On the campaign trail and in strategy documents, he committed to a new focus on arms control â€” and to a reconsideration of dangerous policies. News reports suggest his review of the U.S. nuclear posture will be disappointing.
A 2019 test launch of an unarmed intercontinental ballistic missile at Vandenberg Air Force Base in California, in a photo taken with a slow shutter speed. (Staff Sgt. J.T. Armstrong/Air Force/AP)
By Joseph Cirincione
President Biden knows more about nuclear weapons than most people who work for him. He spent decades wrestling with nuclear issues as a senator on the Foreign Relations Committee and then eight years as vice president. But that experience appears not to be helping him now: He is the 14th president of the nuclear age to discover just how difficult it is to manage the arsenal supposedly under his control.
In 2020, on the anniversary of the bombing of Hiroshima, Biden pledged to â€œrestore American leadership on arms control and nonproliferation as a central pillar of U.S. global leadership,â€ and in March 2021 his administration announced it would â€œtake steps to reduce the role of nuclear weapons in our national security strategy.â€ News reports, however, suggest that Biden will fail on both counts when his administration issues its Nuclear Posture Review in the next few weeks.
These reports indicate that the review, traditionally done in a presidentâ€™s first year in office, will adjust nuclear policy and programs at the margins while making no significant changes to the Pentagonâ€™s budgets and deployments. The review may, at most, cancel one or two small weapons programs begun during the Trump administration â€” including a new nuclear-armed cruise missile for the Navy â€” retire an older warhead (the 1.2-megaton B83, introduced in 1983) and ratchet back Trump-era policies that expanded the circumstances in which nuclear weapons could be used.
While the Trump administration said such weapons might be used in the event of a devastating nonnuclear attack on the United States, including a cyberattack, the current administration is expected to say they are â€œfundamentallyâ€ intended to deter the use of nuclear weapons by Americaâ€™s foes.
That is a significant change that would bring U.S. policy back to where it was under President Barack Obama (if far from as decisive a statement as some observers were hoping for). At the same time, though, the review is expected to endorse dozens of new and existing nuclear weapons programs that will cost an estimated $634 billion over this decade â€” far more than many hotly contested domestic programs. (A $205 billion proposal to guarantee four weeks of parental leave nationally was cut from the Build Back Better bill â€” which still languishes â€” over complaints from Democratic moderates that the program was too expensive.)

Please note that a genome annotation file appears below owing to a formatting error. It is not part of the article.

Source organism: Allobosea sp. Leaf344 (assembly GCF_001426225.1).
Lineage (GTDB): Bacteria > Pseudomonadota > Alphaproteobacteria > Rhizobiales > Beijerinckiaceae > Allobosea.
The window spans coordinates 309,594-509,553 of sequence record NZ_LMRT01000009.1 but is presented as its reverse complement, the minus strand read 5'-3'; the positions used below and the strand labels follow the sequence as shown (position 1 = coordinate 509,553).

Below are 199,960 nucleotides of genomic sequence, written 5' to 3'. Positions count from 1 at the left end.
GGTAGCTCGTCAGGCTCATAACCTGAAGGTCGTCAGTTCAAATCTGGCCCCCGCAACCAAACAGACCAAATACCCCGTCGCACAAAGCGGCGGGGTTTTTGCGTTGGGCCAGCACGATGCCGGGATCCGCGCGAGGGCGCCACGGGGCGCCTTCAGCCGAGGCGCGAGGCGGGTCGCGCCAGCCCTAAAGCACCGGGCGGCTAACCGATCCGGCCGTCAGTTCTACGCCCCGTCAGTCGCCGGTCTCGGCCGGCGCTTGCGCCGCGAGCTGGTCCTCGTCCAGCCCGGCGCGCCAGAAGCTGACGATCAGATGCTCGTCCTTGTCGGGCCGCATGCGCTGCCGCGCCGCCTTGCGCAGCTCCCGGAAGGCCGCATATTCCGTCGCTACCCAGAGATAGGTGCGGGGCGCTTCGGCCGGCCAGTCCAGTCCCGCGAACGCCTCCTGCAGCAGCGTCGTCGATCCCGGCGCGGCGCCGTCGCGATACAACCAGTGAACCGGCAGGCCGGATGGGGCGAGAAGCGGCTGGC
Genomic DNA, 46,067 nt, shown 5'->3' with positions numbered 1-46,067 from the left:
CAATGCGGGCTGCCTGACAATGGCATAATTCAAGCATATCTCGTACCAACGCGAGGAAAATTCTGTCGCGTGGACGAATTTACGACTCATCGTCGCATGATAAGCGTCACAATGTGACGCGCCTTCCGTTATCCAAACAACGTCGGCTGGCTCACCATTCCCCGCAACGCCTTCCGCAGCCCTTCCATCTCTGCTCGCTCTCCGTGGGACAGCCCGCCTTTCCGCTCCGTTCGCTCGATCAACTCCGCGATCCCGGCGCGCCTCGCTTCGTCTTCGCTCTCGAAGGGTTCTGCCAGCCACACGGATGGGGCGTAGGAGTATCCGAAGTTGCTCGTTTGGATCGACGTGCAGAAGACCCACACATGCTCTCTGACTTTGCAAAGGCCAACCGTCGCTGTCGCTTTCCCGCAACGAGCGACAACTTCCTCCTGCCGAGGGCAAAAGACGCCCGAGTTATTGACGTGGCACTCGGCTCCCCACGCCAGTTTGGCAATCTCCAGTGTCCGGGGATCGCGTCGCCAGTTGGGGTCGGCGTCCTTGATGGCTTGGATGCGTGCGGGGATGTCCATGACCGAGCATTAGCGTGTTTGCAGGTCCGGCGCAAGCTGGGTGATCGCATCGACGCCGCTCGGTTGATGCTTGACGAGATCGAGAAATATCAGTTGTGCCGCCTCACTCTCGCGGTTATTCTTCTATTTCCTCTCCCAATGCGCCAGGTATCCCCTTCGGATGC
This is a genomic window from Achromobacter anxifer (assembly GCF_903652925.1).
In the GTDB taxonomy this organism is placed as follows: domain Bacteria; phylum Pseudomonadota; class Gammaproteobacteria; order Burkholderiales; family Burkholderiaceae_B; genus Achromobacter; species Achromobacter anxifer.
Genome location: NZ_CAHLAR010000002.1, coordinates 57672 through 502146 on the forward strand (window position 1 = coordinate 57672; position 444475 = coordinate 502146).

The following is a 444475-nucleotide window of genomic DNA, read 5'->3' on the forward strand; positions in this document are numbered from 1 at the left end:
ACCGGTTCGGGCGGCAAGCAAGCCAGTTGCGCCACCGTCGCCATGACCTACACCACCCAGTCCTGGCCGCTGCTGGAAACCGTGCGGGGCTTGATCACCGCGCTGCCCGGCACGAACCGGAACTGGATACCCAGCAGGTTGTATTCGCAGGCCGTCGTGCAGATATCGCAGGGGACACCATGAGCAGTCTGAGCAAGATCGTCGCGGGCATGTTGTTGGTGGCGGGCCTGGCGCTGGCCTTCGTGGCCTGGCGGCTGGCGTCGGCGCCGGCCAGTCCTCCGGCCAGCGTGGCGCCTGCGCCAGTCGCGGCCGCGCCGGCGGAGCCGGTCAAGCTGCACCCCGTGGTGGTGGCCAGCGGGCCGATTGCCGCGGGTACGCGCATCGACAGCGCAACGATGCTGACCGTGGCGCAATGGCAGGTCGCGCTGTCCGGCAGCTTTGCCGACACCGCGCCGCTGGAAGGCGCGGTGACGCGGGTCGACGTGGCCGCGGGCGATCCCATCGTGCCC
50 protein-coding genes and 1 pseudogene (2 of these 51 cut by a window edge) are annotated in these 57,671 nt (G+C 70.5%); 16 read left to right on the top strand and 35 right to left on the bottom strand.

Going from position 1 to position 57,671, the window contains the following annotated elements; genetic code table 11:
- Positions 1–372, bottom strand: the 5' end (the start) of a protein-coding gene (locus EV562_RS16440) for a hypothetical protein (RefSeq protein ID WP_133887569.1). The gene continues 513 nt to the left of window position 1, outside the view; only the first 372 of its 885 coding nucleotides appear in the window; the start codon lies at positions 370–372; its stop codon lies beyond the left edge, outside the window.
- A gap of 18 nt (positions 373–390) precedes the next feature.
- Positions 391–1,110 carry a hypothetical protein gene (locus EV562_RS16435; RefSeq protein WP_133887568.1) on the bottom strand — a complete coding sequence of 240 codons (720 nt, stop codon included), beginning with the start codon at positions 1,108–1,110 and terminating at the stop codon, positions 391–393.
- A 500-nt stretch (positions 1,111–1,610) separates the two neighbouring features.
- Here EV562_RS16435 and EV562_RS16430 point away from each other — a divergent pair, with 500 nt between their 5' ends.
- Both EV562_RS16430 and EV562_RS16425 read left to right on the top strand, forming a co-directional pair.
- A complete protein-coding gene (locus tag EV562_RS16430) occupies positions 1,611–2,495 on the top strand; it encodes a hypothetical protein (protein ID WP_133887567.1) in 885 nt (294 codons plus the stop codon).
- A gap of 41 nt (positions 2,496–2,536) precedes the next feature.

These weapons include a new intercontinental ballistic missile ordered during President Donald Trumpâ€™s final months without examining less expensive and less dangerous alternatives. The missile program will cost $264 billion over its lifetime.
Biden is also not expected to declare that the United States will never be the first to use nuclear weapons in a conflict, a long-sought goal of many people seeking to tamp down the risk of a global catastrophe.
It is not hard to fathom why Biden has not followed through on his campaign promises and his own long-held views. He is struggling with multiple crises, from inflation to the pandemic to the standoff over Ukraine. He also holds a slim congressional majority, still canâ€™t get top officials confirmed and is besieged by critics. To make the kinds of changes in nuclear policy he favors, Biden would have had to confront an entrenched nuclear bureaucracy that has historically given little ground. Understandably, though regrettably, he appears to have punted.
Scores of experts and members of Congress, alarmed at reports signaling a weak review, have urged him to change course. Nearly 700 scientists, including 21 Nobel laureates, wrote in favor of cutting the 1,550 deployed strategic weapons in the U.S. arsenal by one-third and canceling the new ICBM program. They urged him to change the protocol that allows a president, alone, to order a nuclear strike. Fifty-six members of Congress, too, asked for more cuts in weapons. â€œYour forthcoming [Nuclear Posture Review] should reflect your Administrationâ€™s views, not embrace President Trumpâ€™s nuclear weapons programs,â€ they wrote on Jan. 26.
While Bidenâ€™s failure to challenge the nuclear status quo is not unique, the forces constraining Biden are different from those facing earlier presidents.
Whereas the U.S. nuclear posture used to be shaped by grand strategic debates involving hundreds of experts and scores of congressional hearings â€” and often massive public protest â€” nuclear policy today is driven largely by domestic political factors, including intensified lobbying by the defense industry.
Strategic considerations are not entirely absent from todayâ€™s debates. There are those who see nuclear superiority as a necessary component of U.S. global primacy, for example. That is a strategic view, if a somewhat Strangelovian one. Like those who railed against treaties with the Soviets during the Cold War, they see nuclear reductions as weakness and agreements with adversaries as concessions.